This doesn’t quite tally with my understanding, which was that the Treasury wanted to begin the privatisation of both banks early next year.
Downing Street said only that Clegg’s suggestion is one of several under consideration, adding: “We need to make sure we get value for taxpayers.”
Ed Balls said the future of the nationalised banks should be decided on the “long-term best Read more
Good and bad news for Labour from this month’s political trends report by Ipsos Mori.
First the good news: The party is re-establishing a clear lead on the NHS – the issue on which David Cameron has worked so hard to win voters’ trust. Since March 2010, the percentage of people who think the Tories have the best policies on the NHS has gone from 24 to 21, while Labour has risen from 33 to 37.
My colleague Beth Rigby reveals tonight that Nick Clegg is pressing the Treasury to give every British voter shares in the state-owned banks when they are privatised – creating a “people’s banking system”.
It’s a move that smacks of populism. Clegg has briefed the press corps following him around Brazil that he has penned a letter to George Osborne asking them to look into a “mass share ownership scheme” as part of the privatisations of RBS and Lloyds. Read more
This afternoon’s defence select committee on the strategic defence and security review began on a sour note.
Like an errant schoolboy, or rather the best friend of an errant schoolboy, armed forces minister Nick Harvey was forced by James Arbuthnot, the committee chair, to explain why it was he and not his boss in the hot seat. Read more
I said I’d give you Labour’s response to Ian Davidson’s use of the word “neo-fascist” to describe the Scottish National party – a bizarre lapse given that he chairs the Scottish affairs select committee. Labour says select committee chairmanships are a matter for the House. But a spokesman says:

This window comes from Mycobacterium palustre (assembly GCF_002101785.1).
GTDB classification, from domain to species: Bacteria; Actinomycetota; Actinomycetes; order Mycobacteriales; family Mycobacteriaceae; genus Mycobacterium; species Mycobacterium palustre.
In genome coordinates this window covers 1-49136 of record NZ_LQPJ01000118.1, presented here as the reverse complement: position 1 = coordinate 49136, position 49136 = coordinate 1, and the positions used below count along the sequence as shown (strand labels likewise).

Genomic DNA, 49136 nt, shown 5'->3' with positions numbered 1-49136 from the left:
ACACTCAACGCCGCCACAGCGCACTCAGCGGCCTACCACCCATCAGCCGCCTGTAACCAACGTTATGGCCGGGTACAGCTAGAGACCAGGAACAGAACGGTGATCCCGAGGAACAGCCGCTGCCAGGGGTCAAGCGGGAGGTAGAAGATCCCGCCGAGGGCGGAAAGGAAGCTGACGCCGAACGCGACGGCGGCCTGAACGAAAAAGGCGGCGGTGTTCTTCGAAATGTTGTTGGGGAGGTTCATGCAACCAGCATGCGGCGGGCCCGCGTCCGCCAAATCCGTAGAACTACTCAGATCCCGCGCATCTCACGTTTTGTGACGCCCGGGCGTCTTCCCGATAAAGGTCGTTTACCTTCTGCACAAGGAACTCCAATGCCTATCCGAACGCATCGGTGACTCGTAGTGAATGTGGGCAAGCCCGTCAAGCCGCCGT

“The use of the word ‘neo-fascist’ was unacceptable and Ian on reflection will want to apologise and withdraw the comment.”
Ed Miliband clearly has a new strategy for PMQs.
He began with some warm-up questions about the cost of the Afghanistan war, which he ended with a nice line about Cameron being “very crass and high-handed” when telling army chiefs, “You do the fighting, I’ll do the talking”. These were easily enough dealt with by the PM (although he did have an interesting line about wanting the strategic defence review to be implemented more quickly – more on that to follow.
But he scored a more direct hit when he began asking about DNA records of people who have been arrested for rape, but not charged. Read more
Apparently it’s a sign of strength to change your mind – at least that’s what David Cameron said yesterday about the sentencing U-turn.
So how’s this for a sign of strength? The foreign office this morning declared proudly on its website an additional £2.2m in funding for the World Service, headlining the announcement “Massive U-turn on BBC world funding”. (H/T to Tim Montgomerie at Conservative Home for the pic.)